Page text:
There is a very large literature on the sociology of risk-taking these days. Much of this writing focuses on risk as a negative concept, something dangerous or hazardous which must be avoided. One important aspect of risk-taking however, is the pleasures and emotional intensities some people may experience when voluntarily taking risks.

The work of Stephen Lyng using the concept of ‘edgework’ explores the reasons why people take risks as part of leisure activities. The concept of edgework incorporates the notion that voluntary risk-taking activities are about exploring the edges that exist along cultural boundaries. These boundaries may include those between sanity and insanity, consciousness and unconsciousness and life and death.

Edgework involves skilful practices combined with emotional intensity. But the emotional dimension of voluntary risk-taking is more complex than simply involving the desire to incite intense emotions. Emotions such as fear, excitement and anxiety are central to edgework, but so are their control. Mental toughness, the ability to master and control the fear that one is experiencing and keep calm so as to avoid physical harm or death, is an integral aspect of edgework. When risk-takers are able to exert mastery over emotions that are viewed as negative, they experience heightened feelings of control.

Smith (2005) gives the example of white-water kayaking, in which it is important to maintain control over fear so that the kayak will stay afloat and will be able navigate the hazards of the water it is traversing. Smith claims that it is the individual’s awareness of maintaining this control despite the almost overwhelming embodied sensations of fear and excitement, which produces the sense of elation that risk-takers seek.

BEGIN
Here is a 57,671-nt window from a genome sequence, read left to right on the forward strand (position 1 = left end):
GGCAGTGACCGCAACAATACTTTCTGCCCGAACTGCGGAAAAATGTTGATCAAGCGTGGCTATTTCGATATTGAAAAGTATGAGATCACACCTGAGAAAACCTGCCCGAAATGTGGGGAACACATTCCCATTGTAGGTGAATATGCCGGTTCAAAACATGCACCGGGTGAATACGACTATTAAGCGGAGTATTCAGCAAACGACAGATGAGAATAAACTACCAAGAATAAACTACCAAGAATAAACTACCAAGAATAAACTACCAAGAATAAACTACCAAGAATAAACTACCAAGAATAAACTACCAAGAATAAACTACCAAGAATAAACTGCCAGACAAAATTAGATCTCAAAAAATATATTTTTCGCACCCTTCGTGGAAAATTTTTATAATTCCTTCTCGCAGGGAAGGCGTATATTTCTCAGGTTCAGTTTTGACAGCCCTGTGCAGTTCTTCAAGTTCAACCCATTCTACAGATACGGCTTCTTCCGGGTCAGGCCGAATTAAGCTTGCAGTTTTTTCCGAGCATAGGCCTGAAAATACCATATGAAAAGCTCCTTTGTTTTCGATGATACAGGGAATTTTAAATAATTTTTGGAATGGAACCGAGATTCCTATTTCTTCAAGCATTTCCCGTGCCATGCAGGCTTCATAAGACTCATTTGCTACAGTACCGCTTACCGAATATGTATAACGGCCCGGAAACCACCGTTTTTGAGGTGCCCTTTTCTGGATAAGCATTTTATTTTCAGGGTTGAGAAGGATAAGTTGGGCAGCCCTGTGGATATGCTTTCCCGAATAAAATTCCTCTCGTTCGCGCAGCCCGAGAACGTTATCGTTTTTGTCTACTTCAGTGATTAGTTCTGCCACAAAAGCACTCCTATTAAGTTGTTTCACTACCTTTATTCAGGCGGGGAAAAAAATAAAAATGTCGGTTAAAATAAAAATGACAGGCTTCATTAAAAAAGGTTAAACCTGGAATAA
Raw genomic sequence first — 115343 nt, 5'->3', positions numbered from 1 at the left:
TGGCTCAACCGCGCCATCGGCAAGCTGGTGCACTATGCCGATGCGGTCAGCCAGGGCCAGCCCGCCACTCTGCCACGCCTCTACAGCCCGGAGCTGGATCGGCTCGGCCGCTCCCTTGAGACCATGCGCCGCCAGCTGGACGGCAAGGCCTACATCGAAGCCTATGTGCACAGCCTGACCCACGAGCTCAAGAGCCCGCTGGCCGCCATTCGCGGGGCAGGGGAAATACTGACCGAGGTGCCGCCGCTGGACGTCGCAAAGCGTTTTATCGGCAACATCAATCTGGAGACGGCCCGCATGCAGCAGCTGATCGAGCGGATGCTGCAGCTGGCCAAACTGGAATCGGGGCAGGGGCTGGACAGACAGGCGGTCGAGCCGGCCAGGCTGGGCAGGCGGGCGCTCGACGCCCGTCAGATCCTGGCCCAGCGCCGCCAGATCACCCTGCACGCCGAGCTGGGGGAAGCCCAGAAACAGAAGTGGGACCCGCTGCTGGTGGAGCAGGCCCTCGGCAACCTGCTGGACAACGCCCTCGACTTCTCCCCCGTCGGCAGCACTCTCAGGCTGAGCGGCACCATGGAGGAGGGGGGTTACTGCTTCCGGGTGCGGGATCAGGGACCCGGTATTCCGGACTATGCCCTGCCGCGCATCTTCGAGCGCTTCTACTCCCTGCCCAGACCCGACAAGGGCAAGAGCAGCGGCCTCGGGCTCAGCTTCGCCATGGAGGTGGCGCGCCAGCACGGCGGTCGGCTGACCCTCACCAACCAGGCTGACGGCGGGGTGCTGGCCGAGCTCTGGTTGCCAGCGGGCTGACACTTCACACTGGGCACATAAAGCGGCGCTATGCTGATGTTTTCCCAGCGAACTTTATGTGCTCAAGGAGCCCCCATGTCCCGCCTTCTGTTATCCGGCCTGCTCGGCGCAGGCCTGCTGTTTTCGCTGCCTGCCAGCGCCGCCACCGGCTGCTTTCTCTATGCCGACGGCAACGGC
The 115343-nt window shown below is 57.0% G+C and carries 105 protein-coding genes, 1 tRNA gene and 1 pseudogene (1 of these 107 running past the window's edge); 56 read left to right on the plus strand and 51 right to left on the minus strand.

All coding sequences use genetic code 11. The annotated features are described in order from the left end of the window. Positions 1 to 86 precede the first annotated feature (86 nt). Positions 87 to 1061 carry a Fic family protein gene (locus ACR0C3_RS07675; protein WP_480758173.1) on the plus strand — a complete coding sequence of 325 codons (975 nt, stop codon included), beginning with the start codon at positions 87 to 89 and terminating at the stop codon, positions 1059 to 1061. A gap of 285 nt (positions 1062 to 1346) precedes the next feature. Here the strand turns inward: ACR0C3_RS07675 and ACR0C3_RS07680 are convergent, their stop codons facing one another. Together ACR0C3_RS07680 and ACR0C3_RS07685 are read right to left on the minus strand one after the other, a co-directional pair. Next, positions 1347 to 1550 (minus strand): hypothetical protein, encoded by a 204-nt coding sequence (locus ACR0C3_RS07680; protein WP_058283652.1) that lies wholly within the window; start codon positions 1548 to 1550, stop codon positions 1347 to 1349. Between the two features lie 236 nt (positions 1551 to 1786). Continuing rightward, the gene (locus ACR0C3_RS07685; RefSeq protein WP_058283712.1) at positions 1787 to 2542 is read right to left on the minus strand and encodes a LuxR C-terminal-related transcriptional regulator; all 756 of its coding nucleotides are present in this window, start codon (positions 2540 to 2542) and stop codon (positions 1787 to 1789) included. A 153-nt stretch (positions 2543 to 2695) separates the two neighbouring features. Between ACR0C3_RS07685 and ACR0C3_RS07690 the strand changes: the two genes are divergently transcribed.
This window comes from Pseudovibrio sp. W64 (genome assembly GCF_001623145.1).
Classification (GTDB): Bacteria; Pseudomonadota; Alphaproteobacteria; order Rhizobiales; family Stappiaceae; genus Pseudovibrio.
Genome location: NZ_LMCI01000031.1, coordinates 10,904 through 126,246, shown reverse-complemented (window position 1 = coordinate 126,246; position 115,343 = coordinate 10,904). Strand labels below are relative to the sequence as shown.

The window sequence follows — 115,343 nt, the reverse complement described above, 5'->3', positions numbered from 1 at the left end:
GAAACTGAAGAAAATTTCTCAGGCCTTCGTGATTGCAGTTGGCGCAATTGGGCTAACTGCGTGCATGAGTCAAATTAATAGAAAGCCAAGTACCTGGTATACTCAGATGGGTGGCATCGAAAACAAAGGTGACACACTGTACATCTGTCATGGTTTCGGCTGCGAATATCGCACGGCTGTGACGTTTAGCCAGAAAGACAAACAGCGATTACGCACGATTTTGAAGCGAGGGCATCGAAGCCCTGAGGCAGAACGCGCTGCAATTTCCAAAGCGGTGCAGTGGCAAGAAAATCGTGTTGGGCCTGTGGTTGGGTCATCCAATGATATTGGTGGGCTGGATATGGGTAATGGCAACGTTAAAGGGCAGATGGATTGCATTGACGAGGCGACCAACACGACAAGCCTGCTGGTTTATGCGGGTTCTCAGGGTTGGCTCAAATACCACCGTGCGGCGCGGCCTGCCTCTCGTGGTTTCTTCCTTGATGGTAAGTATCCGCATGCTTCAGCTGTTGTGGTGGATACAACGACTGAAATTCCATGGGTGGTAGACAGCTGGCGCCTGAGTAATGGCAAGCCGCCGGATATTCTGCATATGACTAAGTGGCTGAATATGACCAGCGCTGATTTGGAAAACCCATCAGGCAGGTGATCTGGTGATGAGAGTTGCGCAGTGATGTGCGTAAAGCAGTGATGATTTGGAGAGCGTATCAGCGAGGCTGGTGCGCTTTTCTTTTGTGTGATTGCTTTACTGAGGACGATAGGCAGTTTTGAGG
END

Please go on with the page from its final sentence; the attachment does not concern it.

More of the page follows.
Lyng and Matthews (2007) similarly note that what is deemed important for voluntary risk-takers is not to override fear but to acknowledge its presence and convert it into something that is sensually appealing. This involves an acceptance of fear combined with confidence that one can act skilfully to avoid accident or death. This combination of intense emotional arousal and focused attention leads to edgeworkers experience alterations in perception of time and space, feelings of hyerreality which leads to a sense of the experience as deeply authentic, as feeling truly alive. Edgeworkers commonly describe a sense of blurring of the boundaries between themselves and the technologies under their control (kayaks, climbing ropes, parachutes, racing cars, motor cycles and so on), so that they have a sense of ‘being one with their machines’.

Edgework can represent both a challenge to limits, everyday routines and social expectations, but paradoxically, may also be an expression of dominant institutional demands and imperatives. To be entrepreneurial in the business world, for example, people are expected to voluntarily take risks to increase productivity and profits. Thus there may be said to be a degree of synergy between the skills, competencies and symbolic resources engendered via participation in edgework practices and the demands of late modernity. Edgework is simultaneously part of efforts to transcend institutional imperatives in some contexts (dangerous leisure activities, for example) and in others a vital dimension of conforming to these imperatives. As Lyng (2005) notes, while these two sides of edgework may seem to be contradictory, they may also be viewed as complementary. The skills and expertise derived from leisure-based risk-taking practices may be employed to win success in the workplace.


Lyng, S. (2005) Edgework and the risk-taking experience. In Lyng, S. (ed), Edgework: The Sociology of Risk-Taking. New York: Routledge, pp. 17—49.

Lyng, S. and Matthews, R. (2007) Risk, edgework, and masculinities. In Hannah-Moffat, K. and O’Malley, P. (eds), Gendered Risks. Milton Park: Routledge-Cavendish, pp. 75—98.

Smith, C. (2005) Financial edgework: trading in market currents. In Lyng, S. (ed), Edgework: The Sociology of Risk-Taking. New York: Routledge, pp. 187—200.